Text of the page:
Tech Firms Test AI Solutions to Combat Inappropriate Content

Digital platforms Facebook, Twitter, Google, Microsoft and Periscope are implementing new ways to fight some of the worst misdeeds of the Internet: hate speech, pornography, graphic and gratuitous violence, threats and trolling. To do so, they are relying on a new range of solutions mainly but not entirely fueled by artificial intelligence. In recent months, all these Internet companies have been the target of lawsuits and harsh criticism for their inability to remove such content in a timely fashion.

Bloomberg reports that Facebook, Twitter, Google and Microsoft, in a joint commitment with the European Union, have “pledged to tackle online hate speech in less than 24 hours.”


A study by the French Jewish youth group UEJF, SOS Racisme and SOS Homophobie revealed that “more than 90 percent of the posts pointed out to Twitter and YouTube remained online within 15 days on average following requests for removal.” UEJF has sued Twitter, Facebook and Google over their hate speech monitoring policies.

“With a global community of 1.6 billion people we work hard to balance giving people the power to express themselves whilst ensuring we provide a respectful environment,” said Facebook executive Monika Bickert. “There’s no place for hate speech on Facebook.”

TechCrunch reports that Facebook’s AI systems “now report more offensive photos than humans do, marking a major milestone in the social network’s battle against abuse.”

Last year, Twitter former chief executive Dick Costolo admitted, “We suck at dealing with abuse.” Since then, Twitter acquired visual intelligence startup Madbits and AI neural networks startup Whetlab; their AI incorrectly flags images just 7 percent of the time, says Wired.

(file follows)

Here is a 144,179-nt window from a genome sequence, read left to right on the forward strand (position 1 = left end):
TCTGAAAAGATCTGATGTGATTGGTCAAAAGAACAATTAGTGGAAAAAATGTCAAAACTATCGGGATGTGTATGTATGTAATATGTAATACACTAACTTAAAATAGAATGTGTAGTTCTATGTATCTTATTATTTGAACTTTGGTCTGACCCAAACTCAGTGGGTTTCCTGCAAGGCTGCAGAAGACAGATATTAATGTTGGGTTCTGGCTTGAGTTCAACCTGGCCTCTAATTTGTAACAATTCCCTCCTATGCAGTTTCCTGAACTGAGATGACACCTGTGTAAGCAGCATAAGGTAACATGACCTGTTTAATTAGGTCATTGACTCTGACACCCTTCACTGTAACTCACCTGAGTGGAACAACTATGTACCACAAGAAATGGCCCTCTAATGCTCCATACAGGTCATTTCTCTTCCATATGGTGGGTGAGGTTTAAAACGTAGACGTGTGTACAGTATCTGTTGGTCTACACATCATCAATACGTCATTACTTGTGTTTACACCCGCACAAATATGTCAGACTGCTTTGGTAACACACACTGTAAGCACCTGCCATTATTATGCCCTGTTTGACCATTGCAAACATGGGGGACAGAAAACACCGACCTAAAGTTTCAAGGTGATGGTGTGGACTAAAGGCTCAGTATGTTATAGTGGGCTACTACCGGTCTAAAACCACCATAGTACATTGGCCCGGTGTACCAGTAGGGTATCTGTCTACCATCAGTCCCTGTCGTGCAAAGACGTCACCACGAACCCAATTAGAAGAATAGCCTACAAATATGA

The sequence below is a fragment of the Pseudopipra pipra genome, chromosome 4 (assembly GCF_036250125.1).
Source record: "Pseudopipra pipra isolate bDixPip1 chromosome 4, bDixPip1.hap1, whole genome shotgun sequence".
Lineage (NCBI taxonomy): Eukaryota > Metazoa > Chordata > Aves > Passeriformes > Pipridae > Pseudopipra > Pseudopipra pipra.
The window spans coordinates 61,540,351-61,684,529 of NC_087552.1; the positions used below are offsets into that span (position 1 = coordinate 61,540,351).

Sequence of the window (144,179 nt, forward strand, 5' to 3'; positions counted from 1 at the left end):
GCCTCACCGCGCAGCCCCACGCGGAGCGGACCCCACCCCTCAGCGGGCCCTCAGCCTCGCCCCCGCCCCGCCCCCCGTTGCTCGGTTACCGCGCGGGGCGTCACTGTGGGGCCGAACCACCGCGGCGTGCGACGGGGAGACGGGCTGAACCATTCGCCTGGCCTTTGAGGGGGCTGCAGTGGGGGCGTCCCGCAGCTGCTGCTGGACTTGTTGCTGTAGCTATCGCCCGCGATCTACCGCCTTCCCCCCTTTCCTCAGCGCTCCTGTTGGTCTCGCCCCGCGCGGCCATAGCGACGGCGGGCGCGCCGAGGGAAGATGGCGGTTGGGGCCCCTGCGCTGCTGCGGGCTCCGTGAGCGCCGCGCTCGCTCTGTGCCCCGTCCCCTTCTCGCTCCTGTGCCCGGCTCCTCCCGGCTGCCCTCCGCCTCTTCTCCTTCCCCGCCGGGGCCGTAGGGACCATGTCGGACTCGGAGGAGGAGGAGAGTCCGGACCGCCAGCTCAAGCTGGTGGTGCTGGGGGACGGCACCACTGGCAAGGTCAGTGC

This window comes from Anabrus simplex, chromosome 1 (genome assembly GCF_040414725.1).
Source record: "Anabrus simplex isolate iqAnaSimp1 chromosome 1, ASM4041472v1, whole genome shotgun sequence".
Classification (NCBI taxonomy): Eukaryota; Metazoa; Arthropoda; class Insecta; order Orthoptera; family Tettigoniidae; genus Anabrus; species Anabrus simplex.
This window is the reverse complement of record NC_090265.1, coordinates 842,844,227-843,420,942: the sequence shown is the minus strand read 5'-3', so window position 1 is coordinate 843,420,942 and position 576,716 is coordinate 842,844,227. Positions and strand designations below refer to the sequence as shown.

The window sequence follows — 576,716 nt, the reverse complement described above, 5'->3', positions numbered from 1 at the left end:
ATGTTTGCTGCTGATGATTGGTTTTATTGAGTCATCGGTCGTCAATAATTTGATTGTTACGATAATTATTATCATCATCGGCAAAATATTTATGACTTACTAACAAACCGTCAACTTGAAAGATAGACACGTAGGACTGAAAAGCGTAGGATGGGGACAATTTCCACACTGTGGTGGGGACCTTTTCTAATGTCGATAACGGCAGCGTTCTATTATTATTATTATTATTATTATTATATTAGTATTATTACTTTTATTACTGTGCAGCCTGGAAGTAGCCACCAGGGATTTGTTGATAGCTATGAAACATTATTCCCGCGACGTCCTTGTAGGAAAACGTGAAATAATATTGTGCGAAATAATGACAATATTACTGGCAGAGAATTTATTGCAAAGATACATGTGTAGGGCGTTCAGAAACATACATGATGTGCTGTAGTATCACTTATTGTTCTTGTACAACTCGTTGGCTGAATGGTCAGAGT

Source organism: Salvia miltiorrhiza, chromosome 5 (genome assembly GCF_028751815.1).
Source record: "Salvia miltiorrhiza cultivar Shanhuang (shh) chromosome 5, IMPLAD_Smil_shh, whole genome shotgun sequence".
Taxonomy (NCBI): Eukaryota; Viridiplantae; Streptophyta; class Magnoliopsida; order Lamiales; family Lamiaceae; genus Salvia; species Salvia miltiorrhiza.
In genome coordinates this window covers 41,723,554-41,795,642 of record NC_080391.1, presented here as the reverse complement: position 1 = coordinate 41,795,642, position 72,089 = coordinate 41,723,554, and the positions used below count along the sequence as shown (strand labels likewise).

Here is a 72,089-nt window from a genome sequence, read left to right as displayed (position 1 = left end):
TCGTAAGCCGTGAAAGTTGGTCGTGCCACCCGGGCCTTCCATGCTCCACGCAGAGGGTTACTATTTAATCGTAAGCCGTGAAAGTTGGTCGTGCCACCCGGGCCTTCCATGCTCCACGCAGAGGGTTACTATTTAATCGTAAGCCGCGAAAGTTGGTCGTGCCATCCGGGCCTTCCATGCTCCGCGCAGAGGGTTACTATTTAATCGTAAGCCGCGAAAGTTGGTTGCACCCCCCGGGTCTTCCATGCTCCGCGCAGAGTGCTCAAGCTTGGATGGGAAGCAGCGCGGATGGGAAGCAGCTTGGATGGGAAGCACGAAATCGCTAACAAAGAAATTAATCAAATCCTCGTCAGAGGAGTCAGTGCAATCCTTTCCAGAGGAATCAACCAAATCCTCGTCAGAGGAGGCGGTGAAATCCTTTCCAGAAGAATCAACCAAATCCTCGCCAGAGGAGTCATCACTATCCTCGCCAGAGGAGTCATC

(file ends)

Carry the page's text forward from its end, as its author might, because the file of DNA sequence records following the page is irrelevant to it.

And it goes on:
With AI, companies can reduce the number of human moderators required to flag offensive images; Wired estimates that 100,000 human content moderators, many making $500 a month, have done the job up until now. The ultimate goal is to use AI to “unlock active moderation at scale by having computers scan every image uploaded before anyone sees it.” That’s a prospect that is appealing to many companies, including Instagram and WhatsApp.

Periscope, owned by Twitter, is taking another tack to put an end to trolling, says The Wall Street Journal. Rather than the broadcaster ejecting specific viewers, the comment will go to a panel of five randomly-chosen viewers, who will have the options to judge it as “abuse,” “looks OK” or “not sure.” If the majority finds it offensive, the person who sent it will be restricted from commenting for 60 seconds; a second offense in the same broadcast would restrict that person from commenting during the rest of the stream.

“I definitely don’t believe this will solve Internet abuse 100 percent,” said Periscope engineer Aaron Wasserman. “I don’t think there is a silver bullet. We’re hoping to create something that isn’t just focused on fighting trolls but also making you feel comfortable using Periscope.”